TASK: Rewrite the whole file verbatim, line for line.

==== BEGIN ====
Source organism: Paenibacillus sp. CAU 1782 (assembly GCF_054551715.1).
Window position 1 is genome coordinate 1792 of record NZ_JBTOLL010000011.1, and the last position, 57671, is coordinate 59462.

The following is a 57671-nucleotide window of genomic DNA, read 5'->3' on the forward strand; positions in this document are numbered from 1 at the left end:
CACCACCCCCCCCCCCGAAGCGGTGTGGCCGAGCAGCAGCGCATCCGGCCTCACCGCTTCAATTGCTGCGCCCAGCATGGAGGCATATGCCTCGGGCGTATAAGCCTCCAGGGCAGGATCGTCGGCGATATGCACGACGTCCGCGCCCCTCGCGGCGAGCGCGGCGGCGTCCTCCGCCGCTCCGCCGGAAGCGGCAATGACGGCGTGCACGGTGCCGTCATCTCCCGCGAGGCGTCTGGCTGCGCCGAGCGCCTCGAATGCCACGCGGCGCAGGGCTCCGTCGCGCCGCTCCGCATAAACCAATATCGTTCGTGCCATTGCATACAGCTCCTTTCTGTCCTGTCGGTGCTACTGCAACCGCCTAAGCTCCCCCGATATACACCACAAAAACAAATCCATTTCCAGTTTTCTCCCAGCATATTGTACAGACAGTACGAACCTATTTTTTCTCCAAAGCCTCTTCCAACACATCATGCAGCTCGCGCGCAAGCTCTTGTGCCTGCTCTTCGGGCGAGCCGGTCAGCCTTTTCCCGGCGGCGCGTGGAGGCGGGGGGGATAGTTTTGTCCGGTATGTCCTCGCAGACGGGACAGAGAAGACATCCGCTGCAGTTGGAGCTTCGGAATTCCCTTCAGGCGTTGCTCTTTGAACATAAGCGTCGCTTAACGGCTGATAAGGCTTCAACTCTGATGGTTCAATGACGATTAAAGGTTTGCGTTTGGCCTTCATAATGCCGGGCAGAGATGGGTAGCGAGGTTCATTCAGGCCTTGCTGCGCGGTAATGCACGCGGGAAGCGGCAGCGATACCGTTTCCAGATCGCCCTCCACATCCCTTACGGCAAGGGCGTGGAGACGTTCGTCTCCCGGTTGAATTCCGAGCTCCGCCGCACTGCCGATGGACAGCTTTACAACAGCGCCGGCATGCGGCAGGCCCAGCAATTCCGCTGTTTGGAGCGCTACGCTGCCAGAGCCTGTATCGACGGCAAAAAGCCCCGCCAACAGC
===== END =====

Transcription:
Source organism: Paenibacillus sp. CAU 1782 (assembly GCF_054551715.1).
Window position 1 is genome coordinate 1792 of record NZ_JBTOLL010000011.1, and the last position, 57671, is coordinate 59462.

The following is a 57671-nucleotide window of genomic DNA, read 5'->3' on the forward strand; positions in this document are numbered from 1 at the left end:
CACCACCCCCCCCCCCGAAGCGGTGTGGCCGAGCAGCAGCGCATCCGGCCTCACCGCTTCAATTGCTGCGCCCAGCATGGAGGCATATGCCTCGGGCGTATAAGCCTCCAGGGCAGGATCGTCGGCGATATGCACGACGTCCGCGCCCCTCGCGGCGAGCGCGGCGGCGTCCTCCGCCGCTCCGCCGGAAGCGGCAATGACGGCGTGCACGGTGCCGTCATCTCCCGCGAGGCGTCTGGCTGCGCCGAGCGCCTCGAATGCCACGCGGCGCAGGGCTCCGTCGCGCCGCTCCGCATAAACCAATATCGTTCGTGCCATTGCATACAGCTCCTTTCTGTCCTGTCGGTGCTACTGCAACCGCCTAAGCTCCCCCGATATACACCACAAAAACAAATCCATTTCCAGTTTTCTCCCAGCATATTGTACAGACAGTACGAACCTATTTTTTCTCCAAAGCCTCTTCCAACACATCATGCAGCTCGCGCGCAAGCTCTTGTGCCTGCTCTTCGGGCGAGCCGGTCAGCCTTTTCCCGGCGGCGCGTGGAGGCGGGGGGGATAGTTTTGTCCGGTATGTCCTCGCAGACGGGACAGAGAAGACATCCGCTGCAGTTGGAGCTTCGGAATTCCCTTCAGGCGTTGCTCTTTGAACATAAGCGTCGCTTAACGGCTGATAAGGCTTCAACTCTGATGGTTCAATGACGATTAAAGGTTTGCGTTTGGCCTTCATAATGCCGGGCAGAGATGGGTAGCGAGGTTCATTCAGGCCTTGCTGCGCGGTAATGCACGCGGGAAGCGGCAGCGATACCGTTTCCAGATCGCCCTCCACATCCCTTACGGCAAGGGCGTGGAGACGTTCGTCTCCCGGTTGAATTCCGAGCTCCGCCGCACTGCCGATGGACAGCTTTACAACAGCGCCGGCATGCGGCAGGCCCAGCAATTCCGCTGTTTGGAGCGCTACGCTGCCAGAGCCTGTATCGACGGCAAAAAGCCCCGCCAACAGC